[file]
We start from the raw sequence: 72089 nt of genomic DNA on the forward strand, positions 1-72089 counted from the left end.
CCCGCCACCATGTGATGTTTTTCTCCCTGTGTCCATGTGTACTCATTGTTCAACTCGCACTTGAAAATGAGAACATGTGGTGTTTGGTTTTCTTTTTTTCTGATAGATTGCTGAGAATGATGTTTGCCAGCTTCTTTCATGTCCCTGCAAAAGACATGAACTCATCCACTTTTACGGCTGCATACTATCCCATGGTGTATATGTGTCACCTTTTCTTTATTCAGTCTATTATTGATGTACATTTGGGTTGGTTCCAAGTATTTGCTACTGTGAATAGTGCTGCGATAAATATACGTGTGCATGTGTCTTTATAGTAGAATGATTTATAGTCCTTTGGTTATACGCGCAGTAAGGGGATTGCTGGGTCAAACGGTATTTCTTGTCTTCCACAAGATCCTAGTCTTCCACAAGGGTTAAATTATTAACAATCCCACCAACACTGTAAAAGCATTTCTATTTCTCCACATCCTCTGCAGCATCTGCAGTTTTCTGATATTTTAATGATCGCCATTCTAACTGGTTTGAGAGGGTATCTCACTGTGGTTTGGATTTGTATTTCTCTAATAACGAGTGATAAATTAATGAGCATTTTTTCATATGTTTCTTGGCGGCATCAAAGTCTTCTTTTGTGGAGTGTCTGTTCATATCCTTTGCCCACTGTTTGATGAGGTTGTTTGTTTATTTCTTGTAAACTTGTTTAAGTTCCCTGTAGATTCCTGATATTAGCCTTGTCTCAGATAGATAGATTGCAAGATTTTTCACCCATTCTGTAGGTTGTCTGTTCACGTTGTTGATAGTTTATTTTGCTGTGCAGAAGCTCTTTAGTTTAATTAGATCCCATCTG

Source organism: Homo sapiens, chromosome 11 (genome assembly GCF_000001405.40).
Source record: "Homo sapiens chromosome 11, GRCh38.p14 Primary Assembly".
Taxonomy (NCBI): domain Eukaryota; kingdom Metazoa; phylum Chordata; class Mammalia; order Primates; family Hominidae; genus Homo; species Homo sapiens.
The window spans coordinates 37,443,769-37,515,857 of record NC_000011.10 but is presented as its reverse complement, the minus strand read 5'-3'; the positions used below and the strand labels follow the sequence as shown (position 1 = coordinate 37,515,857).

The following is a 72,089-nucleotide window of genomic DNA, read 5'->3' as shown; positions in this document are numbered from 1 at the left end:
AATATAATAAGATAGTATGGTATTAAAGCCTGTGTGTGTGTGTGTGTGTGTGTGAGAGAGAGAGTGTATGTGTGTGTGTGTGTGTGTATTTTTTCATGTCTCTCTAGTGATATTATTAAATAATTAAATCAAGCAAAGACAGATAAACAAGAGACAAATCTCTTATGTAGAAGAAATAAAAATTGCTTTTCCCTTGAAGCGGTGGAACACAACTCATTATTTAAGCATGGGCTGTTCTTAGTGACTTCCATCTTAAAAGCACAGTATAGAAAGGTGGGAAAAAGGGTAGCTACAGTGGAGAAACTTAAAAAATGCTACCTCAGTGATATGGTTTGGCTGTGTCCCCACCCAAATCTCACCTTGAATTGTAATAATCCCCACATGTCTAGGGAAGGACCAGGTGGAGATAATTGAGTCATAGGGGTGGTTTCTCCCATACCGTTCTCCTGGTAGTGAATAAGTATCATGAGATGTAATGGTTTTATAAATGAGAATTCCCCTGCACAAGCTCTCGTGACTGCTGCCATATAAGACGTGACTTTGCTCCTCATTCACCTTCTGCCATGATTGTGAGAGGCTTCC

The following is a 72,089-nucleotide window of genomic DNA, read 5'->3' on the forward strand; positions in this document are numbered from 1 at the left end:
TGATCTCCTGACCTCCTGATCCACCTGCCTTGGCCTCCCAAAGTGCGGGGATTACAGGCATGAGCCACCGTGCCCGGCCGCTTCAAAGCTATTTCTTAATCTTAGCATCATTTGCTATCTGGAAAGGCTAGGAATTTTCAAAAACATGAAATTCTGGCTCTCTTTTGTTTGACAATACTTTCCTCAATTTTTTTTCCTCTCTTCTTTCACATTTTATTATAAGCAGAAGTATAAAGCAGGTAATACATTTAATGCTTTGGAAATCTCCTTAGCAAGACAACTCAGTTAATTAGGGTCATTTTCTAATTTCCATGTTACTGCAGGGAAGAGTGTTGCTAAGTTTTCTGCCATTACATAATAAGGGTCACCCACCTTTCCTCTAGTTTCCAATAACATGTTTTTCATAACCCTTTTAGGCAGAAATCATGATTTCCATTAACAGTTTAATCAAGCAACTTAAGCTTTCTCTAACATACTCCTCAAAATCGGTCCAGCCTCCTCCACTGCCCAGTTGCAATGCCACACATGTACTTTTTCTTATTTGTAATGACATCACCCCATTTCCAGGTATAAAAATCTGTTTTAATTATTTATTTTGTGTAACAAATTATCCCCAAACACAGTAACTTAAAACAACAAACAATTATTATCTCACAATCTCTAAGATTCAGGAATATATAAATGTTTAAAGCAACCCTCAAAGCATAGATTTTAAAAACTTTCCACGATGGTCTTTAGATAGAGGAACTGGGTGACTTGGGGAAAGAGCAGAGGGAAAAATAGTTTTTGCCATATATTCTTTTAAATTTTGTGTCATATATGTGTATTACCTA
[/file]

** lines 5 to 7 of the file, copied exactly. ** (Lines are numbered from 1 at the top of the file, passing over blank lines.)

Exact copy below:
Taxonomy (NCBI): domain Eukaryota; kingdom Metazoa; phylum Chordata; class Mammalia; order Primates; family Hominidae; genus Homo; species Homo sapiens.
The window spans coordinates 37,443,769-37,515,857 of record NC_000011.10 but is presented as its reverse complement, the minus strand read 5'-3'; the positions used below and the strand labels follow the sequence as shown (position 1 = coordinate 37,515,857).

The following is a 72,089-nucleotide window of genomic DNA, read 5'->3' as shown; positions in this document are numbered from 1 at the left end: